In 1936, three workers at the Halowax Corporation in New York State, who had been working with chlorinated naphthalenes, developed chloracne – a skin condition that Viktor Yushenko’s face brought dramatically to world attention in 2004, when he was standing as the pro-Western candidate for the presidency of Ukraine.
Chloracne can be caused by many chlorinated compounds from vinyl chloride, through polyvinyl chloride (PVC) and polychlorinated biphenyls (PCBs). Many medicines are chlorinated. I have no idea if this chlorination, as in Zyprexa, olanzapine, for instance can be a problem but Zyprexa and other compounds can certainly give rise to chloracne.
The three workers went on to develop jaundice and then liver failure and died. Halowax had shortly beforehand increased the strength of the chlorinated compounds that went into their halowaxes, which were used as insulators for electrical wires.
The company called in Cecil Drinker, then the dean of Harvard School of Public Health. Drinker and colleagues had helped create industrial hygiene. In this case, the approach involved taking air samples and then testing the chemicals found in the air on laboratory animals – chlorinated naphthalenes and biphenyls. The new more intensely chlorinated compounds were in fact more likely to cause liver damage than the older mixes. The trick then was to find the dose that could cause this problem in rats, half the dose, set this new dose as the maximal exposure permitted, and then recommend ventilation and related measures that would ensure the factory milieu never reached these levels.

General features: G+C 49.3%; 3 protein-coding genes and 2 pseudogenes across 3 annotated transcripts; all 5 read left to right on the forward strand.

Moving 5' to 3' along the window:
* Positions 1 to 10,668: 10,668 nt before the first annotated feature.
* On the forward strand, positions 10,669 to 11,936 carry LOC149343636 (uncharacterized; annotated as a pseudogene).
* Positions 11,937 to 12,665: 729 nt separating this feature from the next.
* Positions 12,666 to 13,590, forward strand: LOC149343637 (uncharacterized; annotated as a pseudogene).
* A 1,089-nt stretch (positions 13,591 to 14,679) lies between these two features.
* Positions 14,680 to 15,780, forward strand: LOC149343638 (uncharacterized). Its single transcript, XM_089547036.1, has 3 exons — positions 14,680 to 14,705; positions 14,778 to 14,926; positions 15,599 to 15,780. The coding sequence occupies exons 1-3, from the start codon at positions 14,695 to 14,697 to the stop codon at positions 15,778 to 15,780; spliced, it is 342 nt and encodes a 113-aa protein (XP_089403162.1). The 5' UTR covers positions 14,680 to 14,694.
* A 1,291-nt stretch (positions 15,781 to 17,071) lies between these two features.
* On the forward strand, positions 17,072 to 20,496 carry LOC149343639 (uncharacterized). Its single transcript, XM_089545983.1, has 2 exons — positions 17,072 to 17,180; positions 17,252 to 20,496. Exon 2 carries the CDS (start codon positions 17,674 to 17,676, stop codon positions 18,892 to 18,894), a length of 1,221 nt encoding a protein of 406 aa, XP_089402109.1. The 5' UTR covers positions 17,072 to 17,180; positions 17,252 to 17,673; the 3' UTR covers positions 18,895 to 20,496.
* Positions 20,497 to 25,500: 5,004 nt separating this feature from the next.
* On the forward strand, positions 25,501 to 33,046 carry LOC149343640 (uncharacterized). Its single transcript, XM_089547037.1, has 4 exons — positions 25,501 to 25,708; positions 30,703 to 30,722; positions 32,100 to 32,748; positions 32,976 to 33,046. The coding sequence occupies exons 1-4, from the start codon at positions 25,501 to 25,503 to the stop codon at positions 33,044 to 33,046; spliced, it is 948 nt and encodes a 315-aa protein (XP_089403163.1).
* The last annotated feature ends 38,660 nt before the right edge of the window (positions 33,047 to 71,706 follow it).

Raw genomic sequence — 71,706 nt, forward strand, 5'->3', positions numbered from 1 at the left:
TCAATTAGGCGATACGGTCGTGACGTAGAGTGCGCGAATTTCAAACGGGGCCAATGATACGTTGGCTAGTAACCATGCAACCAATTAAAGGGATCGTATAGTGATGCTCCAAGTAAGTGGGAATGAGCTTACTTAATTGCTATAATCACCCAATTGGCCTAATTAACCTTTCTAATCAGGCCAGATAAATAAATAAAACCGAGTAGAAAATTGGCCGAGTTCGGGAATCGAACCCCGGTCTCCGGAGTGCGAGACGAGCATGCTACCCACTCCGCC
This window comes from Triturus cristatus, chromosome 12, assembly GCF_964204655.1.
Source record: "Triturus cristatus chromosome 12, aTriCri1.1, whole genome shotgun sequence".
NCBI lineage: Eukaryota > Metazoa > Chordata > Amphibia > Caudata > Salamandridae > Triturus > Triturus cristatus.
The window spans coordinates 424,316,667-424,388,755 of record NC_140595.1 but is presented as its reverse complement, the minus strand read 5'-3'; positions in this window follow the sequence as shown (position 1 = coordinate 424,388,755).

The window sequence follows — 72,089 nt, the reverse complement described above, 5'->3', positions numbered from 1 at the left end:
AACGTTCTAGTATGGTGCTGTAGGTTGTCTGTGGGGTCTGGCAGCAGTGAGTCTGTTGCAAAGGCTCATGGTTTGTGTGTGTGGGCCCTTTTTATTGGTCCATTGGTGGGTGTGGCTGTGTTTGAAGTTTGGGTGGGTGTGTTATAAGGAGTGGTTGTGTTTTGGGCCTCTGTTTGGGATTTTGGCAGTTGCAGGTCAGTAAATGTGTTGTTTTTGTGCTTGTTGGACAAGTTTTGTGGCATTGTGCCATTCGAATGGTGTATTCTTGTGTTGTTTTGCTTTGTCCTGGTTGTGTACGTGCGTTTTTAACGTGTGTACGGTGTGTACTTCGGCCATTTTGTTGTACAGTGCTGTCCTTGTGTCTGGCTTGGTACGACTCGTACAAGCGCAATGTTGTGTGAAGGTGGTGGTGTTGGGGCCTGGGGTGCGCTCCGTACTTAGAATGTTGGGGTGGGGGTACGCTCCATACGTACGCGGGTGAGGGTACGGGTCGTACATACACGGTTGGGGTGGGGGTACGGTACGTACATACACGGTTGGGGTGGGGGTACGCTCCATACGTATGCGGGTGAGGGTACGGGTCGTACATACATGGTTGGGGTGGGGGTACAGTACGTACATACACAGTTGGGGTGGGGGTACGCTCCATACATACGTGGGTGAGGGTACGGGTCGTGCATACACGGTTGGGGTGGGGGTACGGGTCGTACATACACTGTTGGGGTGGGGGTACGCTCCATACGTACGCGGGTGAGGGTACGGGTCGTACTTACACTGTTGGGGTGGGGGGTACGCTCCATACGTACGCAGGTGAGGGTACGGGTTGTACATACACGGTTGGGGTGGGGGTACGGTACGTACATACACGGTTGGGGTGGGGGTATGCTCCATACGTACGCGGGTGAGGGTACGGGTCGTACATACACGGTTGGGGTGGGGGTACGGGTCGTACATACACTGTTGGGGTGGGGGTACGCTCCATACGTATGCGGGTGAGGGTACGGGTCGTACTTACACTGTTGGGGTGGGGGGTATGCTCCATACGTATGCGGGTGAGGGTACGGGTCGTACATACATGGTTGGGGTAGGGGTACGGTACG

There was a tacit understanding that industrial hygienists would not recommend safe levels too difficult for factories to reach. Having undertaken work to manage the issues, factories were well placed in the case of litigation to show they had acted responsibly.
The problem was these tests measured the acute effects of chlorinated compounds – six weeks. They assumed the problems arose from inhalation. And they measured the average effects. This leaves no room for an unusual sensitivity to a chemical, or chronic exposure or exposure that arises from chlorides or related compounds absorbed in unexpected ways.
Vinyl Chlorides can be very safe if used acutely and with discrimination. They are among the materials of choice for dominatrix outfits – as in the featured image.
The vinyl chlorides however also give rise to dioxins. Viktor Yanushenko’s chloracne likely came from dioxin levels that were at 4000 times the safe level in his body. He survived this apparently very acute exposure, which is widely thought to have been a poisoning.
But the cancers that lots of other people have developed since have come not from poisoning by political opponents, or from Sexual Games even those that until recently might have been seen as perverse (longer than usual exposure, variations on the norm and… ), but from chronic exposure to much lower doses than were in the Halowax air in the form of dioxins that have ended up in the food chain.
Without any conspiracy involved, the best science of the day, stamped with a Harvard imprimatur, completely missed the problem. But it did give industry great cover, and helped create the Harvard Department of Public Health and now Global Health.
To be continued.Share this: